The Tucson Modern Streetcar has had its share of problems and created it’s share of problems for downtown business owners and bicyclists. Now, there are looming issues that have been recently brought to light.
As first reported by Tucson radio host Jon Justice, the “modern” streetcar is powered by electricity – 750 volts to be exact strung 19 feet over the cramped streets of downtown Tucson, and fire officials are concerned about access to buildings and the people who occupy them.
While their vehicles can move under the lines, their ladders cannot safely come near the lines. “It’s like suicide,” said the source. “You can’t raise them near power lines and water. Taking the time to contact the power substation to have power turned off costs valuable minutes.”
Tucson Fire Department sources say they were not consulted during the $196 million project’s planning stage. They now say they have concerns that their ladders will not be able to be raised for firefighting purposes until the electric system is turned off, costing valuable time when people are stranded in the area’s high rises.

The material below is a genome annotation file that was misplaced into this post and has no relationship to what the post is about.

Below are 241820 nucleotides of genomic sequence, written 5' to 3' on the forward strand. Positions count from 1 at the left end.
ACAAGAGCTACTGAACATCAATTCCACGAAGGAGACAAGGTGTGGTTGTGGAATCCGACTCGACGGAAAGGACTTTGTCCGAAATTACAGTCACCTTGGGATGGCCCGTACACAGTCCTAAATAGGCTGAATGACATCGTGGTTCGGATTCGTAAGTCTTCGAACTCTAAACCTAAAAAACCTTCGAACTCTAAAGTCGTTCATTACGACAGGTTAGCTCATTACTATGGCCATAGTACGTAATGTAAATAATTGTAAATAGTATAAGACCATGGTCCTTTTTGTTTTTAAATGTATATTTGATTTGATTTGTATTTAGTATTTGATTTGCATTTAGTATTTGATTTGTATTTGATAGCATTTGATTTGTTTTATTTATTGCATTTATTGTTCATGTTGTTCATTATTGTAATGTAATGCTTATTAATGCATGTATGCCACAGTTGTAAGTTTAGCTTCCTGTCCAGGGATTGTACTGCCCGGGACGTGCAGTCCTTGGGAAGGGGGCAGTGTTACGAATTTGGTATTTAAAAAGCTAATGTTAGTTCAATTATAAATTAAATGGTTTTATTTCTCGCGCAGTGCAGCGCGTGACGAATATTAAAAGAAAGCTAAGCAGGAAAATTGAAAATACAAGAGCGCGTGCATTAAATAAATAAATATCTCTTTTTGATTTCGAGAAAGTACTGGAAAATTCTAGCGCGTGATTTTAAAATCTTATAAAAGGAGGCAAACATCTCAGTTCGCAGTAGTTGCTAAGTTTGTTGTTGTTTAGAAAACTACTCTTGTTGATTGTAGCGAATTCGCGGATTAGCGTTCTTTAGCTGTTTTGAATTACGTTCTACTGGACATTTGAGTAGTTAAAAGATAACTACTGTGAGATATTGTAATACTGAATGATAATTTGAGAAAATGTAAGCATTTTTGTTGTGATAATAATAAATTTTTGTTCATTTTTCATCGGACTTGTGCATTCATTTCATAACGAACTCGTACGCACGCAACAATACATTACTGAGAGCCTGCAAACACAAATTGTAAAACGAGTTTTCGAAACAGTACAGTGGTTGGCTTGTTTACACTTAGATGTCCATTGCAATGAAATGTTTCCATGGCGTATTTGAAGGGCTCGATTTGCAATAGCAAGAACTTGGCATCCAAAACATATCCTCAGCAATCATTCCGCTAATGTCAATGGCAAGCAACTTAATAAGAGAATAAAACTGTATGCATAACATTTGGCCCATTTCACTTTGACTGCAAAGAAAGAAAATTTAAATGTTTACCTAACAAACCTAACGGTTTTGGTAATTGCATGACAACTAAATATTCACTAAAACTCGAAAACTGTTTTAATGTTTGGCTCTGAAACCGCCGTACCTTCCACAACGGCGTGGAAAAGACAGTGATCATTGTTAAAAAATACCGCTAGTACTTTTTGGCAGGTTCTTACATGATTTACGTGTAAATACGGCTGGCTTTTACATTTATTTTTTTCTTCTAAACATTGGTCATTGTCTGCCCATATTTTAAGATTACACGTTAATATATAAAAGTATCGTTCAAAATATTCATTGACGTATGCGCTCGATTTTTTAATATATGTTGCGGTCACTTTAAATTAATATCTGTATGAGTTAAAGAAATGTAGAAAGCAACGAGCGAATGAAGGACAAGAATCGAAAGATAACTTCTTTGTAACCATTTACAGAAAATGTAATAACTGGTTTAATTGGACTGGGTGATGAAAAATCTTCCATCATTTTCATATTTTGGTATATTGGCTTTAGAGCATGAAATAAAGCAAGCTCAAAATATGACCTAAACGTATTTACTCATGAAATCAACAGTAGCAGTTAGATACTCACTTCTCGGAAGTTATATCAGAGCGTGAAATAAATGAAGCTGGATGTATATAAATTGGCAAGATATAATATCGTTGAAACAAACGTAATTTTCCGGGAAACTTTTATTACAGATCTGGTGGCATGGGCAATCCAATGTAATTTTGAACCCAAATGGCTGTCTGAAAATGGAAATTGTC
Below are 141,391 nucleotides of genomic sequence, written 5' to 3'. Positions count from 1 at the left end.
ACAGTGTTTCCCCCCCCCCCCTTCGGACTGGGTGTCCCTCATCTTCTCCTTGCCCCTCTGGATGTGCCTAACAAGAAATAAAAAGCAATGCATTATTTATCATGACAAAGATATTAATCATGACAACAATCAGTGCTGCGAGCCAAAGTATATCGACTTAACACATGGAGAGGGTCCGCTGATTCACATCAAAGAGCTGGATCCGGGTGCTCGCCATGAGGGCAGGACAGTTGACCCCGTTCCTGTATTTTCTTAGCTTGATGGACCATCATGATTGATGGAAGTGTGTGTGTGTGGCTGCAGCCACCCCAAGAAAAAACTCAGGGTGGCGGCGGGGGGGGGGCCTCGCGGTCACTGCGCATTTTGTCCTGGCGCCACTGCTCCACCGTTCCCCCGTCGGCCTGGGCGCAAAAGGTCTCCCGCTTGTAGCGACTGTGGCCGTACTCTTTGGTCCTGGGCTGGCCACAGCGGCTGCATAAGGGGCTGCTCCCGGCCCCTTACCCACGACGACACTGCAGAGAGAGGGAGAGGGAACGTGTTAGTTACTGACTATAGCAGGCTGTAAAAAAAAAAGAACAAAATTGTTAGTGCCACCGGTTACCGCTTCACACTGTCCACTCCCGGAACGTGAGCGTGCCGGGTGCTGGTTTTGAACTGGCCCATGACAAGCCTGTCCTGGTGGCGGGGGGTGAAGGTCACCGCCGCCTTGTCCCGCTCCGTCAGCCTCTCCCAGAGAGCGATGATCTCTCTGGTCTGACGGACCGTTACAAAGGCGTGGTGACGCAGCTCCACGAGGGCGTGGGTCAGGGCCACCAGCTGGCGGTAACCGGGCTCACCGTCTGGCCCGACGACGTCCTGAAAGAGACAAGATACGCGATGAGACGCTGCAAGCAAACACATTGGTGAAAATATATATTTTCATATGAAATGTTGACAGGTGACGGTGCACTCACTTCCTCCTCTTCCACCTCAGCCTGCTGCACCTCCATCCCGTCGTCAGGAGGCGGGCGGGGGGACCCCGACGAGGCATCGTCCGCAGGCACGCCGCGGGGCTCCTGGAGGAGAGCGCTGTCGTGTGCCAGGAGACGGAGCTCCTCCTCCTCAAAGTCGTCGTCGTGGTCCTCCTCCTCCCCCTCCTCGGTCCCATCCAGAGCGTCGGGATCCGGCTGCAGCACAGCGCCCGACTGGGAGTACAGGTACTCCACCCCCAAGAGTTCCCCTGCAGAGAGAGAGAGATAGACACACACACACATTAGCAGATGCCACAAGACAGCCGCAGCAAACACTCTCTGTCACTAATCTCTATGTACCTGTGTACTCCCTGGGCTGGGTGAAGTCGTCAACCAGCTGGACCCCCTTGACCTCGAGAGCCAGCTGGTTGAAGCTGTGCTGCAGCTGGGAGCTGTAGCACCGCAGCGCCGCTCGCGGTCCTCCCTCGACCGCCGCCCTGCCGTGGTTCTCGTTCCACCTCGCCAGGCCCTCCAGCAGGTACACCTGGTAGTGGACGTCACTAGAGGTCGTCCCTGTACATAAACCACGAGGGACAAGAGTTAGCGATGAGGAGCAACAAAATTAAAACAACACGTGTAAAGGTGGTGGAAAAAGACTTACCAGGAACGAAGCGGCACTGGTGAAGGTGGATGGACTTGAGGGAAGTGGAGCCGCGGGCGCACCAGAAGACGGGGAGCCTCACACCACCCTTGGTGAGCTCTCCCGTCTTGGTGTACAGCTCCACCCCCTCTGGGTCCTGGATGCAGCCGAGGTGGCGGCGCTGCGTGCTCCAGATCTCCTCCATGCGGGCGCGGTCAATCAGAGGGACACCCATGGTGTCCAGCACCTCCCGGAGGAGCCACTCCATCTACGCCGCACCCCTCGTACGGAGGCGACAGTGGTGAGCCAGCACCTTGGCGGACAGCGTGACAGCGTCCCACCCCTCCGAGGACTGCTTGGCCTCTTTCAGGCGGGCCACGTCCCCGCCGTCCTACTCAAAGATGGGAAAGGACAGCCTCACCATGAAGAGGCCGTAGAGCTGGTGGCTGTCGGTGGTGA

The proliferation of new restaurants has raised concerns due to their high risk potential for kitchen fires. Just this summer, a small Tucson restaurant fire required the attention of nine units and 23 firefighters.
The sources expressed concern that future buildings will not pass Fire Marshall inspections due to the time it would take to access the building.
Two local insurance experts said that the overhead lines should not increase insurance premiums, as is the case when a property is a distance away from fire hydrants or fire stations. The issue of the lines first arose when local real estate agents began inquiring about added insurance costs for downtown properties.
During Tucson’s Monsoon season, questions were raised about the power lines which can be adversely affected by strong winds bringing the wires down and stopping all trains. Power storms can also knock the power out with lightning strikes on systems with overhead wires, thereby stopping trains if there is a power surge.
One Tucson fire official said he was dismayed that the city planners had not given consideration to potential rescue services.